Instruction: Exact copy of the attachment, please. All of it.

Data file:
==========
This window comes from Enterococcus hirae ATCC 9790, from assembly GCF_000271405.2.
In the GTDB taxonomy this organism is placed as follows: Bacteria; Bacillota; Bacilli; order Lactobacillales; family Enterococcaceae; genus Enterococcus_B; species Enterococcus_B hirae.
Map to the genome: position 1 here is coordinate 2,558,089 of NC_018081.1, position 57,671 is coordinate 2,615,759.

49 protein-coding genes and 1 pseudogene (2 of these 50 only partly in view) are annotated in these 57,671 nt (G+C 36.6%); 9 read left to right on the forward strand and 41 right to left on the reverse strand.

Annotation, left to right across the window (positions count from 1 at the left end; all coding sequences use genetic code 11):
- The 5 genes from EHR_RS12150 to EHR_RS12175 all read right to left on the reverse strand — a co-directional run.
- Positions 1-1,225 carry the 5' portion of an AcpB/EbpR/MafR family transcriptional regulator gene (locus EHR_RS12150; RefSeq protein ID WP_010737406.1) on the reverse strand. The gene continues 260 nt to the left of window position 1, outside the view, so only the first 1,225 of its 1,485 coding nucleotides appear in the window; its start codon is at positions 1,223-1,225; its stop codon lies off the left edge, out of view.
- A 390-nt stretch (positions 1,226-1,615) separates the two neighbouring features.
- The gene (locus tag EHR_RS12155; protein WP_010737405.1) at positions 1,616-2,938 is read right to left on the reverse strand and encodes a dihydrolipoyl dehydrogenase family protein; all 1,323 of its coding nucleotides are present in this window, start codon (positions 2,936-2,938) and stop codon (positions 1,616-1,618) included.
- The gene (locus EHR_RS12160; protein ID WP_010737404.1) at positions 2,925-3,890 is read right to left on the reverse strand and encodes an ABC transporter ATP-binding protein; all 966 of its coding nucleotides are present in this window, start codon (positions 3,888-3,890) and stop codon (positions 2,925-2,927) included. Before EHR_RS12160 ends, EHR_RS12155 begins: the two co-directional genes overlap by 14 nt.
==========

This window comes from Enterococcus hirae ATCC 9790, from assembly GCF_000271405.2.
In the GTDB taxonomy this organism is placed as follows: Bacteria; Bacillota; Bacilli; order Lactobacillales; family Enterococcaceae; genus Enterococcus_B; species Enterococcus_B hirae.
Map to the genome: position 1 here is coordinate 2,558,089 of NC_018081.1, position 57,671 is coordinate 2,615,759.

49 protein-coding genes and 1 pseudogene (2 of these 50 only partly in view) are annotated in these 57,671 nt (G+C 36.6%); 9 read left to right on the forward strand and 41 right to left on the reverse strand.

Annotation, left to right across the window (positions count from 1 at the left end; all coding sequences use genetic code 11):
- The 5 genes from EHR_RS12150 to EHR_RS12175 all read right to left on the reverse strand — a co-directional run.
- Positions 1-1,225 carry the 5' portion of an AcpB/EbpR/MafR family transcriptional regulator gene (locus EHR_RS12150; RefSeq protein ID WP_010737406.1) on the reverse strand. The gene continues 260 nt to the left of window position 1, outside the view, so only the first 1,225 of its 1,485 coding nucleotides appear in the window; its start codon is at positions 1,223-1,225; its stop codon lies off the left edge, out of view.
- A 390-nt stretch (positions 1,226-1,615) separates the two neighbouring features.
- The gene (locus tag EHR_RS12155; protein WP_010737405.1) at positions 1,616-2,938 is read right to left on the reverse strand and encodes a dihydrolipoyl dehydrogenase family protein; all 1,323 of its coding nucleotides are present in this window, start codon (positions 2,936-2,938) and stop codon (positions 1,616-1,618) included.
- The gene (locus EHR_RS12160; protein ID WP_010737404.1) at positions 2,925-3,890 is read right to left on the reverse strand and encodes an ABC transporter ATP-binding protein; all 966 of its coding nucleotides are present in this window, start codon (positions 3,888-3,890) and stop codon (positions 2,925-2,927) included. Before EHR_RS12160 ends, EHR_RS12155 begins: the two co-directional genes overlap by 14 nt.